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  • Titill er á ensku "Mirror, Mirror on the Wall": The Representation and Objectification of Women in Fairy Tales by the Brothers Grimm
  • Bakkalár
  • Útdráttur er á ensku

    This essay explores a few fairy tales by the brothers Grimm from a feminist view point: namely “Little Snow-White“, “Cinderella“, “Little Red-Cap“, “Hansel and Grethel“, and “Briar-Rose“. It examines how women are represented and objectified in these tales, and how they are victims of a patriarchal society.
    While men are generally cast in the roles of saviors, women are cast in stereotypical roles of the angel and the monster: or, the beautiful, good girl and the evil witch. In addition, feminine socialization is evident in the fairy tales, since they were published during the nineteenth century when it was considered to be normal for women to work at home. The stories provide appropriate female role models who have “feminine” qualities, such as virtue, docility, and selflessness, in order to teach young readers the right way to behave. Their only goal in life is to marry and become a housewife. Interestingly, the antagonist is commonly a female, whose characteristics are the opposite to those of the protagonist: she is independent, aggressive, and narcissistic. Her character traits are considered to be “unfeminine”.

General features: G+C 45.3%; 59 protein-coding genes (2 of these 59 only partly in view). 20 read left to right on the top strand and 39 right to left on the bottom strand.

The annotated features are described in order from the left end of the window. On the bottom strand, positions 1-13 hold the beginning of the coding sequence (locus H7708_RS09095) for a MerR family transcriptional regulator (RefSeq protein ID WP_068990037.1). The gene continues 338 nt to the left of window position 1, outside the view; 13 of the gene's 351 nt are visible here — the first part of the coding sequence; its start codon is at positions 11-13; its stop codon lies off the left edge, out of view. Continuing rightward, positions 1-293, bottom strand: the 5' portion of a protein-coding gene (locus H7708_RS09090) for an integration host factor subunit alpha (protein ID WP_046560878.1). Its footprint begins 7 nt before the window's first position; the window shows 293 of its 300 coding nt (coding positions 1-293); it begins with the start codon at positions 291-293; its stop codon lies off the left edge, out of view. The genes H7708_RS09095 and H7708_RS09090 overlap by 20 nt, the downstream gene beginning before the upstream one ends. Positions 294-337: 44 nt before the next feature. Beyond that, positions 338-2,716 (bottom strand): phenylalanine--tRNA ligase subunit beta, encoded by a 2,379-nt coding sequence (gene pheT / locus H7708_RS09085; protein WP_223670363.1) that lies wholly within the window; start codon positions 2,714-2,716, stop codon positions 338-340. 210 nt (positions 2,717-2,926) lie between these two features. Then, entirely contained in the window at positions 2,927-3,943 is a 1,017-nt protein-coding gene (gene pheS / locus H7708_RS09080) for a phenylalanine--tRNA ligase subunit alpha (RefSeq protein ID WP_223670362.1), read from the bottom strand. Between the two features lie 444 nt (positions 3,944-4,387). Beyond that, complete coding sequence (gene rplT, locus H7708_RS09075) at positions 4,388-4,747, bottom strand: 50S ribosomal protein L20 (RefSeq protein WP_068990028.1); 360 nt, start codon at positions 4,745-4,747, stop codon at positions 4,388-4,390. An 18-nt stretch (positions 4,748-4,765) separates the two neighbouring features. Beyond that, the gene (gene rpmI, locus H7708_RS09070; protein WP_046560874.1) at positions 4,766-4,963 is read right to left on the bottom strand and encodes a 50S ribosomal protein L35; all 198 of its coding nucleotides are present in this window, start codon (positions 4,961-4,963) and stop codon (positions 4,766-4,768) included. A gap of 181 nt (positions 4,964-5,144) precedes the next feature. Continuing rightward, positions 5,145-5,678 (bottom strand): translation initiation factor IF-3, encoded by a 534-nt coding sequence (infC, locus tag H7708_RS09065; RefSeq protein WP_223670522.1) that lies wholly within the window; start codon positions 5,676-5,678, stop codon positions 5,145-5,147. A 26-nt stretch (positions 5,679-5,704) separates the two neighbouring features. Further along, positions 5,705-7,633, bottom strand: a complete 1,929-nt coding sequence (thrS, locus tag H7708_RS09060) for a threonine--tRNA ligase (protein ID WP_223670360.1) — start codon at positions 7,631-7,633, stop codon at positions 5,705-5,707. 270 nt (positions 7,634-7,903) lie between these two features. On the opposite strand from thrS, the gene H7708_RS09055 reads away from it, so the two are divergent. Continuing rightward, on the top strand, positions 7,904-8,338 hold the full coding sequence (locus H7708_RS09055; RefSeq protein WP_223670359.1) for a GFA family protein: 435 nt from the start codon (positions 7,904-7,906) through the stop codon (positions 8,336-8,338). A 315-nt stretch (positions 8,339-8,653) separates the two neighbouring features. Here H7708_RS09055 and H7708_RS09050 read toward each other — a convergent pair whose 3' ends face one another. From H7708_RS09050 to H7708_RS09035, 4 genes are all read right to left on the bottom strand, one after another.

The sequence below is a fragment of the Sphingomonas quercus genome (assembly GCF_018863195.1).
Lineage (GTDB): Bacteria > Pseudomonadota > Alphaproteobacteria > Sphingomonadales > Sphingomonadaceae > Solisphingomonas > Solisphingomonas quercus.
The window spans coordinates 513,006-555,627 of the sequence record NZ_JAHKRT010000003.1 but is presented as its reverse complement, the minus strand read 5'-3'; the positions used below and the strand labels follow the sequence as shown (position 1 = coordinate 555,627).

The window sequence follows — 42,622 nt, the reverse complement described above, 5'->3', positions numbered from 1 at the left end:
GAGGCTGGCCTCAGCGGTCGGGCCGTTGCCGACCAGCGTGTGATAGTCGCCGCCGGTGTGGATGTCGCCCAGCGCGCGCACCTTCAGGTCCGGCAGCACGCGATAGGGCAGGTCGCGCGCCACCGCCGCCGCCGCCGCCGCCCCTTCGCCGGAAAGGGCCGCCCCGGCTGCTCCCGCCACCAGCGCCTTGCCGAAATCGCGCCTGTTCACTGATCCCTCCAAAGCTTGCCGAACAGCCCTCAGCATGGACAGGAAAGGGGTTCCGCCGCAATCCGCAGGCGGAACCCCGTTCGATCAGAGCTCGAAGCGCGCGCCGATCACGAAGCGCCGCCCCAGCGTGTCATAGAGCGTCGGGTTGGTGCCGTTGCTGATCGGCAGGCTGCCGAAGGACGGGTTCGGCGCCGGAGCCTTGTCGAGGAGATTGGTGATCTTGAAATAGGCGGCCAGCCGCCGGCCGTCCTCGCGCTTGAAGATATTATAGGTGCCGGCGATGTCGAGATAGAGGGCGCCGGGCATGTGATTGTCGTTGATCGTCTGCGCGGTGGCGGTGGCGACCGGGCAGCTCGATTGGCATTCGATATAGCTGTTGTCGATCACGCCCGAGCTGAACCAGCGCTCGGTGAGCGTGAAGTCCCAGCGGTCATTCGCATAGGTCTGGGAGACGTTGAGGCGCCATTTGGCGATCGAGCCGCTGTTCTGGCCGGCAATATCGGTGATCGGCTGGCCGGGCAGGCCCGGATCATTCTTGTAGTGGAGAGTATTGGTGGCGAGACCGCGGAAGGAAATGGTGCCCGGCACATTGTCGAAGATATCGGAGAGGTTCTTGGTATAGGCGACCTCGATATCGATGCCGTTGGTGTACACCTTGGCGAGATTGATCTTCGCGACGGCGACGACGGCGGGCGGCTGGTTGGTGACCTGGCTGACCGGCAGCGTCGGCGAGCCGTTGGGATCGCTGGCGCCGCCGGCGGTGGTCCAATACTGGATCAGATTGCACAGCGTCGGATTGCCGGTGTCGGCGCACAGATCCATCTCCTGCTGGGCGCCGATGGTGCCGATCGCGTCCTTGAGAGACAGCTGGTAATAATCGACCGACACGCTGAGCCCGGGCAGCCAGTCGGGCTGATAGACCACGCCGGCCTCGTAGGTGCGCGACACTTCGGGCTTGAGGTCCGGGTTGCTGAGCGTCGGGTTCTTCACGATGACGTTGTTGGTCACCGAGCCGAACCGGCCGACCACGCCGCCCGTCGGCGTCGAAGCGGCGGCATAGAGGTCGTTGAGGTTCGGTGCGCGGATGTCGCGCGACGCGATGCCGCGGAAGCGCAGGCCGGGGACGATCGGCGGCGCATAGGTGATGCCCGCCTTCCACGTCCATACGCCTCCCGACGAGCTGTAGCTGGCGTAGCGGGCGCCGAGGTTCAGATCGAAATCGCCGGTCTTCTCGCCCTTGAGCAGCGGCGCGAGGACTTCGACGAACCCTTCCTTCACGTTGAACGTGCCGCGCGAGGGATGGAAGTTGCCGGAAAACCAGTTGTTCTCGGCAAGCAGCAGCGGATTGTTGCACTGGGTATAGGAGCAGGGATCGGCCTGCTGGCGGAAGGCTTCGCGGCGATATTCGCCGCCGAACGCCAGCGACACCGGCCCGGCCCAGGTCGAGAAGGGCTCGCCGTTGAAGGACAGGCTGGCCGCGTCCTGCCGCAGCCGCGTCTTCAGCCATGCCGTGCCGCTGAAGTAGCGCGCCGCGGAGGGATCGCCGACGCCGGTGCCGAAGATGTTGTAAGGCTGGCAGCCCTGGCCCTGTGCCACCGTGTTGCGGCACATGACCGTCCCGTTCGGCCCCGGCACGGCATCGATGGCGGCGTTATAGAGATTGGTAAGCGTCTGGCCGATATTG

Women in the fairy tales lack power and are unable to help themselves, and must therefore rely on men. The huntsman is a typical male savior, who tends to be an unconscious representation of the heroine’s father. He protects the heroine and teaches her some morals. The prince is also a savior, who offers the passive and obedient heroine rescue through marriage. The prince wants the heroine as a possession because of her imminent beauty, while it can only be assumed that the heroine feels friendly towards the prince.
    This essay uses Margaret Hunt’s original translation of the Grimm fairy tales from 1884, and works by literary critics and folk tale specialists are consulted to add more depth to the analysis.

  • 7.5.2019

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